L’s first day (back) at school

Dear L,

Today was your first day at school, in Year 11 at least. I remember still, your proper first day. Only just 4 and dressed for the first time in the same clothes as K, your twin sister. Both of you with neat plaits, and you beam out of a photo that somehow found its way into the utility room. Big smiles, holding hands, but if you look closely, you can see the tension in both of your faces. We had just moved to the city, our house was in renovation chaos and you started school, attending just for a half day, because a full day would be too much.

Today, it was only a half day too, because a whole day would have been too much. As usual, you were well prepared, downstairs early with a packed bag. Instead of plaits, your hair was down, carefully conditioned in soft waves. You had make up on, not a great deal, just enough to look made up, but not too much to attract attention. There were no shiny patent buckle shoes, but black canvas pumps which turned out to be K’s. You were anxious, rather than excited. You have not been inside school since July, when your alarming thinness was the cause of anxious whispers behind hands, with your friends being pulled to one side to ask if you were “all right” and why you never smiled any more. This is a toe being dipped back in the pool of normality, and it is wonderful that you are in a much better place now. But we both know you are a long way away from ‘recovered’.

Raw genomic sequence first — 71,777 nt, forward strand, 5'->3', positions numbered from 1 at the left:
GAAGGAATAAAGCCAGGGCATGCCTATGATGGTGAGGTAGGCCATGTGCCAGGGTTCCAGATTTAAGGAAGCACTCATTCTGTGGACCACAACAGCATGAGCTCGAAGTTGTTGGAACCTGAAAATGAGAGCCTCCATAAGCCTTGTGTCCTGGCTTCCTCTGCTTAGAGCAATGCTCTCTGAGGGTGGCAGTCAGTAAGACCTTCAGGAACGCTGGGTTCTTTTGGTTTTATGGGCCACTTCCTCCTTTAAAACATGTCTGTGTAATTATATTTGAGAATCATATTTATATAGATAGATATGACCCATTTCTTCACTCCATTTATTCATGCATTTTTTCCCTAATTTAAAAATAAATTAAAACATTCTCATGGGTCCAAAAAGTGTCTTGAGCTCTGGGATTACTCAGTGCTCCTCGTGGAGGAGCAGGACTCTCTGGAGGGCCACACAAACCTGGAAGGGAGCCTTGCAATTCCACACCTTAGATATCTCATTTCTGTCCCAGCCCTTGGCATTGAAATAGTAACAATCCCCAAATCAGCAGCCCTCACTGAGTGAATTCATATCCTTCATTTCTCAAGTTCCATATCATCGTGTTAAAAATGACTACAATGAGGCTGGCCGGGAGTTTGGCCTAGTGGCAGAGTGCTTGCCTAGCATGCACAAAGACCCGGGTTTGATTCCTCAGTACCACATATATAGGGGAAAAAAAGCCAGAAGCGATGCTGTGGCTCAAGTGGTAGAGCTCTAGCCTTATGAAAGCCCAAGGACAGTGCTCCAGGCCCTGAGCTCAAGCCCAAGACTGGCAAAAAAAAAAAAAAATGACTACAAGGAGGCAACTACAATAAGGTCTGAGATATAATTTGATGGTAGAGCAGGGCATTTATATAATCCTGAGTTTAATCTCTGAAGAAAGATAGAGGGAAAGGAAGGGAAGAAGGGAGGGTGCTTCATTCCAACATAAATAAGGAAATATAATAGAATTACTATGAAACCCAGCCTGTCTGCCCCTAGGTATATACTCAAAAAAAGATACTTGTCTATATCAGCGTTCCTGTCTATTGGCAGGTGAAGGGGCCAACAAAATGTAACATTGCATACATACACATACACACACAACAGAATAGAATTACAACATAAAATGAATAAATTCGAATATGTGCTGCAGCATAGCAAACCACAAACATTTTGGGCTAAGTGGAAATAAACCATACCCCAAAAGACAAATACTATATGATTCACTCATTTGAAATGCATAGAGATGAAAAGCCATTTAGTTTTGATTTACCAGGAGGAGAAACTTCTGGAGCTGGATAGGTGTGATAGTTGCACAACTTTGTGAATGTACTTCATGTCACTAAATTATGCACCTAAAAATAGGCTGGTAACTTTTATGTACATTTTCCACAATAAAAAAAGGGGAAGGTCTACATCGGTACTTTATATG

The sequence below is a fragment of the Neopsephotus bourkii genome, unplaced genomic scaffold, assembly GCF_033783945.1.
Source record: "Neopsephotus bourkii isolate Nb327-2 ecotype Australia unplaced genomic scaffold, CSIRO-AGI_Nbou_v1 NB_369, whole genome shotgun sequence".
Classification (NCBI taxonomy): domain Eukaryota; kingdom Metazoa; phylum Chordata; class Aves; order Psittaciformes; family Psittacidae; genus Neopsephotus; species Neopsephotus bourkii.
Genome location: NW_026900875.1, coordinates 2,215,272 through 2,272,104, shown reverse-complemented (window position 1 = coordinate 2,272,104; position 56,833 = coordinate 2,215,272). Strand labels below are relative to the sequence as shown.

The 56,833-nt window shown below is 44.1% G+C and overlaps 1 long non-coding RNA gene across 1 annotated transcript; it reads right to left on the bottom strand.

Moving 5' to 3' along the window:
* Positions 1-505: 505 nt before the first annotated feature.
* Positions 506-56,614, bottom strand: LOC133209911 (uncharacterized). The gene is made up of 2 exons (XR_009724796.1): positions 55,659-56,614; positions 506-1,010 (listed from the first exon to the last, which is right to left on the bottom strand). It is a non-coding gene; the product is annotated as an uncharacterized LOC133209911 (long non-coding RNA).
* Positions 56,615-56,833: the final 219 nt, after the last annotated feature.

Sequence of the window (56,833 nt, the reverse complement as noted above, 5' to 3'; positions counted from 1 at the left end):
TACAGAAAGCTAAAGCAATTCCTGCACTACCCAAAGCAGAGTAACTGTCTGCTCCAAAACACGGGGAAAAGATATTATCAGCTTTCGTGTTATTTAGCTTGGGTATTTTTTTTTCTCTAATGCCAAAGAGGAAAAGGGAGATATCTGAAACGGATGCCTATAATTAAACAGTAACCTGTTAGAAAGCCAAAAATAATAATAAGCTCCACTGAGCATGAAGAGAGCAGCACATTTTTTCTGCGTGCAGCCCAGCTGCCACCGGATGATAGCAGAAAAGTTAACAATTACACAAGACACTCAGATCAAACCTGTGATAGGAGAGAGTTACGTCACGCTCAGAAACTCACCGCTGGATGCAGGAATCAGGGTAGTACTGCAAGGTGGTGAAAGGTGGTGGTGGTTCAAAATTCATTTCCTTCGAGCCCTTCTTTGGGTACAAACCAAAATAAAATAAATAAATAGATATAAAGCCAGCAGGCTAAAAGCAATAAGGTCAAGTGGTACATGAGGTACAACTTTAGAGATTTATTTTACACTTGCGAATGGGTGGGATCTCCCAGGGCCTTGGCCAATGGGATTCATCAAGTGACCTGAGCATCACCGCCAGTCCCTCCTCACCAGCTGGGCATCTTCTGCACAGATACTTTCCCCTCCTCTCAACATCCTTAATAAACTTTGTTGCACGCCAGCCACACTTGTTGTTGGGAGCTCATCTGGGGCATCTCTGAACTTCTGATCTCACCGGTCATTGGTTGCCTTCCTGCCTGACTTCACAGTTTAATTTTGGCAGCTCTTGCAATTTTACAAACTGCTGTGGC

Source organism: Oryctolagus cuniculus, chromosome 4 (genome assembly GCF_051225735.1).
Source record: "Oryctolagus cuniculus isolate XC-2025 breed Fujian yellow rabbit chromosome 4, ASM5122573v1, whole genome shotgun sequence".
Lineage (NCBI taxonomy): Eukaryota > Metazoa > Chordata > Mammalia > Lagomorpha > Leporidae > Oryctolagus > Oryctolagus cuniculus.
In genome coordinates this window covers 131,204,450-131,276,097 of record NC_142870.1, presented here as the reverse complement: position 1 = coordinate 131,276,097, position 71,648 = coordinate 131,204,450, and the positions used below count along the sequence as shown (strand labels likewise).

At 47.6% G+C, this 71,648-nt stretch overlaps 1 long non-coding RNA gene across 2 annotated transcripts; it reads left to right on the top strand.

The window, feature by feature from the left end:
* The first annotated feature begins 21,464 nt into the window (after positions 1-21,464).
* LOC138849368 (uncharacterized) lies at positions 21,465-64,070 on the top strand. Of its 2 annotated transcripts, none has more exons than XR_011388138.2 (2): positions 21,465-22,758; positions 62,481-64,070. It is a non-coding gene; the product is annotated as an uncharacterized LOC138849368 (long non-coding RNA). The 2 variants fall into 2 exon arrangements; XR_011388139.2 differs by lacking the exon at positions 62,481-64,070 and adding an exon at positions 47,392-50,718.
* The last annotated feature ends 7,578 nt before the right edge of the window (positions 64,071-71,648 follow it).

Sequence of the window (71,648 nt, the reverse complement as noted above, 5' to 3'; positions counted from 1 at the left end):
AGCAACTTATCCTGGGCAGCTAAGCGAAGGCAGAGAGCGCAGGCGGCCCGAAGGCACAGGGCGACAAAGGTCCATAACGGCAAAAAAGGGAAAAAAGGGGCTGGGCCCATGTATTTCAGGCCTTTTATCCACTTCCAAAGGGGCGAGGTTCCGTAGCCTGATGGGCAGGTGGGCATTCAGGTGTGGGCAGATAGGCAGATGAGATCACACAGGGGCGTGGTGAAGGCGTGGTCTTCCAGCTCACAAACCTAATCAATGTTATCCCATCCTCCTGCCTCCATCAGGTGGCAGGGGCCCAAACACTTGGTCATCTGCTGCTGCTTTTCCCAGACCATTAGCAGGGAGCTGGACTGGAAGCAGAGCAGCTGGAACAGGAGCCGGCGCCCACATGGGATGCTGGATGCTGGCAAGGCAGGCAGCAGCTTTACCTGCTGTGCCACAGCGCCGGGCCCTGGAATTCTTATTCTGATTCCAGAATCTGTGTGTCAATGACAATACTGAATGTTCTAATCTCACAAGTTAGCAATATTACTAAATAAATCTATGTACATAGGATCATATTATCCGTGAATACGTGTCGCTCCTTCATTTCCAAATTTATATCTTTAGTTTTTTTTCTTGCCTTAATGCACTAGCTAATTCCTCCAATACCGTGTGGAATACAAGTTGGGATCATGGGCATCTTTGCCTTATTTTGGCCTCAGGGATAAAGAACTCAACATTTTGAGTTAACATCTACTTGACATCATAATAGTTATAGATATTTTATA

As usual, you just get on with it. You eat breakfast, even though I know it seems more difficult than usual. You and K head to the bus stop and you pack a chocolate bar and apple for your mid morning snack. I suggest you eat it in the lunchtime bus home, I know that the prospect of eating a chocolate bar at break time surrounded by hundreds of pointing girls would probably be too much.

It is no less a milestone than that first day nearly twelve years ago. I am every bit as proud, probably more so. Back then it was a rite of passage, but one which everyone goes through. Today, it was a rite of passage in recovery and no one knows how you have struggled to get there. You have faced demons far greater than maths homework, unrequited love and anxiety over exam results. To me, your strength is inspirational. Congratulations on your first day, here’s to many more.

All my love

Mum

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